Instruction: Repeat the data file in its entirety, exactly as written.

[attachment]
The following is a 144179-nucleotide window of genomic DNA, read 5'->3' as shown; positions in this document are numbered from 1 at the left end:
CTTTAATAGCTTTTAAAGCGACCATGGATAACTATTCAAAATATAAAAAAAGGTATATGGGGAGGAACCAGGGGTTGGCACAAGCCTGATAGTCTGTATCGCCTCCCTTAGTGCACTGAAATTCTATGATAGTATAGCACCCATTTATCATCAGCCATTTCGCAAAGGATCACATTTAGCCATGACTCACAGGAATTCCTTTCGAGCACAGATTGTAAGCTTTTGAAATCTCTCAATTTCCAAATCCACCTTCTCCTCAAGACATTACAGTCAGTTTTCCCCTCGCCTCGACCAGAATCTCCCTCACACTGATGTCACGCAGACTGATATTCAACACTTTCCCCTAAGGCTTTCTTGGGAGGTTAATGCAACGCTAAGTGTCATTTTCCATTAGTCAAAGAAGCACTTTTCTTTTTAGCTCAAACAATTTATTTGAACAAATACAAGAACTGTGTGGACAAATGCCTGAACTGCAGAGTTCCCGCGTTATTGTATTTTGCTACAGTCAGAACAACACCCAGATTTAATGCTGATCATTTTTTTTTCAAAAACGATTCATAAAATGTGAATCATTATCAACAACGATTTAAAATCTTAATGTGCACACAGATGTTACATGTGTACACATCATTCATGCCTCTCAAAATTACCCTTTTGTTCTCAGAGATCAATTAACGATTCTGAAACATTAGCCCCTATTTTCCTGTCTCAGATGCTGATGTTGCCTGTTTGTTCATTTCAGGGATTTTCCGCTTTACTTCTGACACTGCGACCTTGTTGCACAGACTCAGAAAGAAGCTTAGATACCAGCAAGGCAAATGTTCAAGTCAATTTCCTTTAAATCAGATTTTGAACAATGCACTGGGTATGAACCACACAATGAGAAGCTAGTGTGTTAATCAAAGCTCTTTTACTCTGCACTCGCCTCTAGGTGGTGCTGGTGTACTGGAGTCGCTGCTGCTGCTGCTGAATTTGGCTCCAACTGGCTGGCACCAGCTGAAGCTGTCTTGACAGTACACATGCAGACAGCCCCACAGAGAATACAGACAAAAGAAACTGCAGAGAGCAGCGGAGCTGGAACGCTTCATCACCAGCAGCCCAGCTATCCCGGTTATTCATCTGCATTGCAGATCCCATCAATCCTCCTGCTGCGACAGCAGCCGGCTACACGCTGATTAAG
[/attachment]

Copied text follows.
The following is a 144179-nucleotide window of genomic DNA, read 5'->3' as shown; positions in this document are numbered from 1 at the left end:
CTTTAATAGCTTTTAAAGCGACCATGGATAACTATTCAAAATATAAAAAAAGGTATATGGGGAGGAACCAGGGGTTGGCACAAGCCTGATAGTCTGTATCGCCTCCCTTAGTGCACTGAAATTCTATGATAGTATAGCACCCATTTATCATCAGCCATTTCGCAAAGGATCACATTTAGCCATGACTCACAGGAATTCCTTTCGAGCACAGATTGTAAGCTTTTGAAATCTCTCAATTTCCAAATCCACCTTCTCCTCAAGACATTACAGTCAGTTTTCCCCTCGCCTCGACCAGAATCTCCCTCACACTGATGTCACGCAGACTGATATTCAACACTTTCCCCTAAGGCTTTCTTGGGAGGTTAATGCAACGCTAAGTGTCATTTTCCATTAGTCAAAGAAGCACTTTTCTTTTTAGCTCAAACAATTTATTTGAACAAATACAAGAACTGTGTGGACAAATGCCTGAACTGCAGAGTTCCCGCGTTATTGTATTTTGCTACAGTCAGAACAACACCCAGATTTAATGCTGATCATTTTTTTTTCAAAAACGATTCATAAAATGTGAATCATTATCAACAACGATTTAAAATCTTAATGTGCACACAGATGTTACATGTGTACACATCATTCATGCCTCTCAAAATTACCCTTTTGTTCTCAGAGATCAATTAACGATTCTGAAACATTAGCCCCTATTTTCCTGTCTCAGATGCTGATGTTGCCTGTTTGTTCATTTCAGGGATTTTCCGCTTTACTTCTGACACTGCGACCTTGTTGCACAGACTCAGAAAGAAGCTTAGATACCAGCAAGGCAAATGTTCAAGTCAATTTCCTTTAAATCAGATTTTGAACAATGCACTGGGTATGAACCACACAATGAGAAGCTAGTGTGTTAATCAAAGCTCTTTTACTCTGCACTCGCCTCTAGGTGGTGCTGGTGTACTGGAGTCGCTGCTGCTGCTGCTGAATTTGGCTCCAACTGGCTGGCACCAGCTGAAGCTGTCTTGACAGTACACATGCAGACAGCCCCACAGAGAATACAGACAAAAGAAACTGCAGAGAGCAGCGGAGCTGGAACGCTTCATCACCAGCAGCCCAGCTATCCCGGTTATTCATCTGCATTGCAGATCCCATCAATCCTCCTGCTGCGACAGCAGCCGGCTACACGCTGATTAAG